The Domain Dichotomy theory: Exploring familiarity in Associative Recognition using behavioural studies and functional magnetic resonance imaging.

  • Adrian Roper

    Student thesis: Unknown


    There has been a long running dispute about whether the medial temporal lobes show functional differentiation with respect to how they support recognition memory for items and associations. Most researchers believe that item recognition is supported by both recollection, a form of cued recall, and familiarity, a raw feeling of memory for an encoded stimulus that involves no recall. The Domain Dichotomy theory postulates that the parahippocampal and perirhinal cortices create memories for context and items respectively that support only familiarity, not just for their individual stimulus inputs, but also for associations between any inputs that they process (within-domain associations) into either intra-'item'/context associations or inter-'item'/context associations, although this distinction cannot currently be sensibly tested. In contrast, the hippocampus supports recollection for associations between inputs that only converge within its borders for binding into memories (between-domain associations). This view is fiercely disputed. In this thesis, behavioural experiments are described that find that, apparently, between- as well as well as within-domain associations show high levels of familiarity support at test. This conflicts with the Domain view's behavioural account of what within- and between-domain associations are, but not necessarily its neural definition of these concepts. Levels of recognition for different kinds of auditory association were extremely low and it was hard to compare these with visual associations without major confounding factors interfering. A functional magnetic resonance study was used in order to investigate continuous recognition for twice presented visual stimuli in six different categories (scenes, faces, words, animal pictures, tool pictures, and abstract art) with familiarity memory being assessed via a familiarity only procedure. This study found that familiarity for each of the categories of stimuli activated overlapping extra-medial temporal lobe regions very similar to those that Montaldi et al., (2006) found in a different familiarity only study of scene memory. Most importantly, there was an overlapping perirhinal cortex region deactivated by familiarity (relative to novelty) for stimuli from all six categories studied. It is predicted that associations between any combination of these stimuli will be supported by familiarity, which will deactivate a similar region of the perirhinal cortex. Future work needs to improve the design of similar imaging studies and to examine associations also between items and their temporal and spatial features, as well as looking at associations for inputs of different sensory modalities.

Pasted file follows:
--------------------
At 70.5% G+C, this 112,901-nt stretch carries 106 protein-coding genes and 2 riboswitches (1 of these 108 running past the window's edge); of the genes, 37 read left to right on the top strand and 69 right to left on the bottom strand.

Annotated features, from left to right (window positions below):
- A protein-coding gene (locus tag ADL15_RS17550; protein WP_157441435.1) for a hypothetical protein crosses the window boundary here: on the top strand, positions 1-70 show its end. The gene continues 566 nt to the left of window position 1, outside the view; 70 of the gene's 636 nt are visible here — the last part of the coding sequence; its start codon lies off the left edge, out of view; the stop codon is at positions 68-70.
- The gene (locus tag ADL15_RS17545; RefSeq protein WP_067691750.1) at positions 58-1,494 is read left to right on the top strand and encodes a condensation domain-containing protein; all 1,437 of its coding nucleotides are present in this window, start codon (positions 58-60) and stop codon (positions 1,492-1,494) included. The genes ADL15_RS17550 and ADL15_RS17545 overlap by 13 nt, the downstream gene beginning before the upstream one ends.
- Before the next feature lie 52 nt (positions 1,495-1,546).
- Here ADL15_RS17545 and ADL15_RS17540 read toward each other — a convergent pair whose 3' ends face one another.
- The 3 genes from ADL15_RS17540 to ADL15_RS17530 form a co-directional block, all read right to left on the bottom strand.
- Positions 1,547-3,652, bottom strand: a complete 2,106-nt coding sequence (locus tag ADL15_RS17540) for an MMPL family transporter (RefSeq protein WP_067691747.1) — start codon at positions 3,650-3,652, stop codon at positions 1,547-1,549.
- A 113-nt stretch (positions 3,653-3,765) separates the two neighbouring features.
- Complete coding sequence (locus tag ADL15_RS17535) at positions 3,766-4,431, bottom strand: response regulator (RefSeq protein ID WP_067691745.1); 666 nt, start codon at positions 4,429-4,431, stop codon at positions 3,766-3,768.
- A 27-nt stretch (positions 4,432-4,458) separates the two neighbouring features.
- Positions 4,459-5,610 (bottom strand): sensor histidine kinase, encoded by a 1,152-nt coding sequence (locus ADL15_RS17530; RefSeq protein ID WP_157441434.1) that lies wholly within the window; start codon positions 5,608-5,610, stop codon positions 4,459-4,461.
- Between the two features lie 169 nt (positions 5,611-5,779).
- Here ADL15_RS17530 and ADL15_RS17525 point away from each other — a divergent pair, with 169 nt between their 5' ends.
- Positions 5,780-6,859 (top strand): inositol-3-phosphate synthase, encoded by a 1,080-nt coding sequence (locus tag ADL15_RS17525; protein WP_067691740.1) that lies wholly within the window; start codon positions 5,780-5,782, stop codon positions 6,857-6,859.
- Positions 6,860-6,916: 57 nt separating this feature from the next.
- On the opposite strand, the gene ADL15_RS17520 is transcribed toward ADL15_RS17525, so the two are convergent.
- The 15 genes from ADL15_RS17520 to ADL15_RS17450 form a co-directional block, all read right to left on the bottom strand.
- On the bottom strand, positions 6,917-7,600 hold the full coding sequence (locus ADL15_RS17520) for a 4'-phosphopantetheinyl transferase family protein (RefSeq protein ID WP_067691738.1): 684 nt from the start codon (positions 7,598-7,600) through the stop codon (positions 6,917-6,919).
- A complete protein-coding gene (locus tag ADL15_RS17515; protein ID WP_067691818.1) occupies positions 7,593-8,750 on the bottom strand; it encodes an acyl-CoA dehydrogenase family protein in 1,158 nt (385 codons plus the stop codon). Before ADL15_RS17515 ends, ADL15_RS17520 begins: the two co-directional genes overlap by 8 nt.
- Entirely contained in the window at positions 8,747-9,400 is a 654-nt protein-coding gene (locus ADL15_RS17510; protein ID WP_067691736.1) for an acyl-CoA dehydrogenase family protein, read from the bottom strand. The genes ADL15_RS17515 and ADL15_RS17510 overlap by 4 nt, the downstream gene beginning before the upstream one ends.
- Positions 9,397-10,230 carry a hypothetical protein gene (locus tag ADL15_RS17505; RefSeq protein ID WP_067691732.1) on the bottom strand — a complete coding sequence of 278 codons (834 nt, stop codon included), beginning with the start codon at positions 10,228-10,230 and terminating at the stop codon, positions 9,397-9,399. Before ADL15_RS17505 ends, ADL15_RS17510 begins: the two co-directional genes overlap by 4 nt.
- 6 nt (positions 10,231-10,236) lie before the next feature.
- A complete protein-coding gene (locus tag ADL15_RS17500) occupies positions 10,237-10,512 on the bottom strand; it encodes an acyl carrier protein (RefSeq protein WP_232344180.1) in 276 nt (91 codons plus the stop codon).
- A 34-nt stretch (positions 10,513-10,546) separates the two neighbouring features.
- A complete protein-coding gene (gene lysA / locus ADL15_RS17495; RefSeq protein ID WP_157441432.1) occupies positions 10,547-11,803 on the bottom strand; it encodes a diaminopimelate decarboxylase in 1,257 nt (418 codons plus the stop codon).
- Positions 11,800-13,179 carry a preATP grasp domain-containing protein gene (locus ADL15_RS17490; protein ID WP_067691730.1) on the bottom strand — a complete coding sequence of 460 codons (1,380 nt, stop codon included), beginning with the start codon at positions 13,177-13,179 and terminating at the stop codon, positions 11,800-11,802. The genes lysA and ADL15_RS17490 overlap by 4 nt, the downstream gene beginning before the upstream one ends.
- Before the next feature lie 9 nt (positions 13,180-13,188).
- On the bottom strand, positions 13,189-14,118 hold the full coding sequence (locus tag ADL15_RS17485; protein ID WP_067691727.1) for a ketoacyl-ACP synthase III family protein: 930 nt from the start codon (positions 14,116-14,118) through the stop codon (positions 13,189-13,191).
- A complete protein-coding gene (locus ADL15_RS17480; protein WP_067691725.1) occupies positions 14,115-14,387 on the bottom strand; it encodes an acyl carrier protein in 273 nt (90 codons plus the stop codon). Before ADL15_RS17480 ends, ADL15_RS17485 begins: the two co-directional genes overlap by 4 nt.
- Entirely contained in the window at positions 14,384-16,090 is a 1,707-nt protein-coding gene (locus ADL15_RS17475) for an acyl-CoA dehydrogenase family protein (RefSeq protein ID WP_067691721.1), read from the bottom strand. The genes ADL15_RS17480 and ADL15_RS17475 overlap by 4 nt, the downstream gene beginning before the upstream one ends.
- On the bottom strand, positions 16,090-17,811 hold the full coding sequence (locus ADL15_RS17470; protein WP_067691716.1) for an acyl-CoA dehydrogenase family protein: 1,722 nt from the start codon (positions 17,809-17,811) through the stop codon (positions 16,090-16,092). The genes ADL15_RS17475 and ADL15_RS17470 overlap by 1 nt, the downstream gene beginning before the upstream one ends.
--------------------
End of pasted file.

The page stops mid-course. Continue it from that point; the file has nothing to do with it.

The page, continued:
Date of Award31 Dec 2012
    Original languageEnglish
    Awarding Institution
    • The University of Manchester
    SupervisorAndrew Mayes (Supervisor)


    • Associative Recognition Memory
    • Domain Dichotomy

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